The same mandate that makes the work of the High Commissioner a nearly impossible task, also gives the High Commissioner the flexibility to explore different fields ...

Breaking the human rights gridlock by embracing the Sustainable Development Goals

By: Ted Piccone
Español | 简体中文 | العربية | Français

The dangers of a growing global divergence on human rights, with the rise of authoritarian powers, might be avoided by embracing the global consensus of rights-based ...

Transitional justice—time for a re-think

By: Paul Seils
Español

The transitional justice toolkit was developed for circumstances unlike most of today’s violent conflicts. It needs to be re-thought to provide results on issues ...

New treaty on business and human rights must hold ‘home’ states accountable

By: Daniel Cerqueira & Alexandra Montgomery
Español | العربية | Français

To ensure justice for victims of corporate human rights abuse, transnational companies who evade accountability in the states hosting their operations must face ...

Measuring what matters: a new database to track human rights performance

By: Anne-Marie Brook & K. Chad Clay & Susan Randolph

The launch of the Human Rights Measurement Initiative dataset promises to provide comprehensive overviews of how countries are performing on human rights commitments.

Ending corporate corruption means looking at the North-South nexus

By: Gillian Caldwell
Español | Français

By its very nature, standing up to corruption and corporate power means looking at the link between global North and global South players.

Building the foundations of resilience: 11 lessons for human rights educators and supervisors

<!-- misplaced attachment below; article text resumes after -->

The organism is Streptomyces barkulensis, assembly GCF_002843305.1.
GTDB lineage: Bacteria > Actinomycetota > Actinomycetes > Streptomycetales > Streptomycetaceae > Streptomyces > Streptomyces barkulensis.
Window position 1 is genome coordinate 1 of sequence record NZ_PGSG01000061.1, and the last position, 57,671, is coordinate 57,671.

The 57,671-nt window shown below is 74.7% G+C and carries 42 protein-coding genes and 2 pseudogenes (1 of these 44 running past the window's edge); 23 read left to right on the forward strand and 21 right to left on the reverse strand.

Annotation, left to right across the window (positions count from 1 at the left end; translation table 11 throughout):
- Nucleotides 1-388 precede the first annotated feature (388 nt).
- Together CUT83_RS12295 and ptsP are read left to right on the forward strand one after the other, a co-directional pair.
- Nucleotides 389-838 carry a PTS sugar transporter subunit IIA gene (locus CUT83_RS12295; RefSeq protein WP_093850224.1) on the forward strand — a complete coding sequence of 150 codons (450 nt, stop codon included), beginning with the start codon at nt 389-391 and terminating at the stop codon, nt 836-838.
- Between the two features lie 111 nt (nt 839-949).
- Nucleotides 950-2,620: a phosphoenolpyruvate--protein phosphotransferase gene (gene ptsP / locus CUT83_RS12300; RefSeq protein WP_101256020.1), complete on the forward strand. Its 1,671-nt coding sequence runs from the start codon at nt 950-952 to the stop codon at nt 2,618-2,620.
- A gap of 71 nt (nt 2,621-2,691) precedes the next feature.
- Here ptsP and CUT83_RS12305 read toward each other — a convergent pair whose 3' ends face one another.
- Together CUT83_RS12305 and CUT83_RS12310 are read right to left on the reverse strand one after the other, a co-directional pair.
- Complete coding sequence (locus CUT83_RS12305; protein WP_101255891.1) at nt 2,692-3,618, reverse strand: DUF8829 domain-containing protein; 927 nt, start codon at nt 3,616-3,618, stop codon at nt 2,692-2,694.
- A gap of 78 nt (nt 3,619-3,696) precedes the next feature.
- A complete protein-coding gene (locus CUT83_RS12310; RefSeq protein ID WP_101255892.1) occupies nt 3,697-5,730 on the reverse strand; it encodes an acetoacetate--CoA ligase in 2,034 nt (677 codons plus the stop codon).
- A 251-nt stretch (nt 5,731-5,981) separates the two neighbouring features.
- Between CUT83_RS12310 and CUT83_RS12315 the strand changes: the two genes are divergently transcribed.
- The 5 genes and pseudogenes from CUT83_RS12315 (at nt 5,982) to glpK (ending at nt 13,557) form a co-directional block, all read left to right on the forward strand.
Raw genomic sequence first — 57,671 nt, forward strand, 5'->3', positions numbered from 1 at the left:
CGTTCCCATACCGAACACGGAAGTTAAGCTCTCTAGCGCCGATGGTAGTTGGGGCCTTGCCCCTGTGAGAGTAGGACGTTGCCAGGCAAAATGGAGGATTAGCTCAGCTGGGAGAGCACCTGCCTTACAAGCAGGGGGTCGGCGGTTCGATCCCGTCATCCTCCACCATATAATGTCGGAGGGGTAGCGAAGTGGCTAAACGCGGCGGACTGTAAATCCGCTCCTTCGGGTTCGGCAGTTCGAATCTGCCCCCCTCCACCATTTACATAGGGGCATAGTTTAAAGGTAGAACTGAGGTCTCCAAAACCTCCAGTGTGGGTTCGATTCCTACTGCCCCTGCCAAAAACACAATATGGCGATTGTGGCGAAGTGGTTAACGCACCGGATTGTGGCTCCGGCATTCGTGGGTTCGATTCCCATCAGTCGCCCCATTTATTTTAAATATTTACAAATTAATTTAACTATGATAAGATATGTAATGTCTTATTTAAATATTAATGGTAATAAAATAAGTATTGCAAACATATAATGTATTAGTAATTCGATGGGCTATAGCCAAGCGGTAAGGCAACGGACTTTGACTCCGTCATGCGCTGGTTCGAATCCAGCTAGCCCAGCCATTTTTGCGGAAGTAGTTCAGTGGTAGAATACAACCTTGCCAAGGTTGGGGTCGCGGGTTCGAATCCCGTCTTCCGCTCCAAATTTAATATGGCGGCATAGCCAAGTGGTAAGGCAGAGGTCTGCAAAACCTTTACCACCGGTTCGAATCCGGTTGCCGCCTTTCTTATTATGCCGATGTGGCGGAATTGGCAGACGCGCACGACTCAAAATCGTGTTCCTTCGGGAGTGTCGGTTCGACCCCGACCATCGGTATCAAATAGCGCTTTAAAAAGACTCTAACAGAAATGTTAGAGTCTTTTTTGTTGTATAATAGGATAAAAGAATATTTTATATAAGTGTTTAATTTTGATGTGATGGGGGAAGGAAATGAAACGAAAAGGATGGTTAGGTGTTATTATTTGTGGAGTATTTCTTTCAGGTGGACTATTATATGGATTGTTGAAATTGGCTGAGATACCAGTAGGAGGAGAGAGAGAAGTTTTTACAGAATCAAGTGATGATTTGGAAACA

By: Sarah Knuckey & Su Anne Lee
Español

Educators and managers can play an important role in building the next generation of resilient human rights advocates.

Is being the UN High Commissioner for Human Rights an Impossible Job?

By: Marc Limon

Perhaps the role of High Commissioner for Human Rights is not do-able after all. Would splitting the position into multiple roles help?

Documenting progress key to Amnesty’s anti-death penalty work

By: Eric Prokosch
Français | Español

A simple, annual compilation of progress towards abolition provided a conceptual basis for worldwide anti-death penalty campaigning – linking local efforts to a ...

Making progress in human rights requires big risks and new allies

By: Maria Bobenrieth
Français | Español

In these turbulent times, business as usual is no longer an option for women’s rights organizations, and we must branch into new methods of operating.

Reproductive gene editing imperils universal human rights

By: Marcy Darnovsky & Leah Lowthorp & Katie Hasson
简体中文 | Русский | Español

The prohibition on reproductive gene editing to enhance human capabilities is weakening in the face of scientific breakthroughs—leaving universal human rights at ...

Another one bites the dust—what future for the UN High Commissioner for Human Rights?

By: David Petrasek
Español | Français

The early departure—yet again—of a UN High Commissioner for Human Rights suggests it’s time to re-think the office’s priorities and strengthen its mandate.

Collecting, preserving, and verifying online evidence of human rights violations

By: Enrique Piracés
Español

The amount of digital information available online presents human rights practitioners with a valuable opportunity to document abuses and address a broad scope ...

Five key battles for re-imagining democracy in a radically changed world

By: Dhananjayan Sriskandarajah

The challenges facing civil society now aren’t about reviving our weakening de-mocracies—they are about re-imagining democracy for a radically changed world.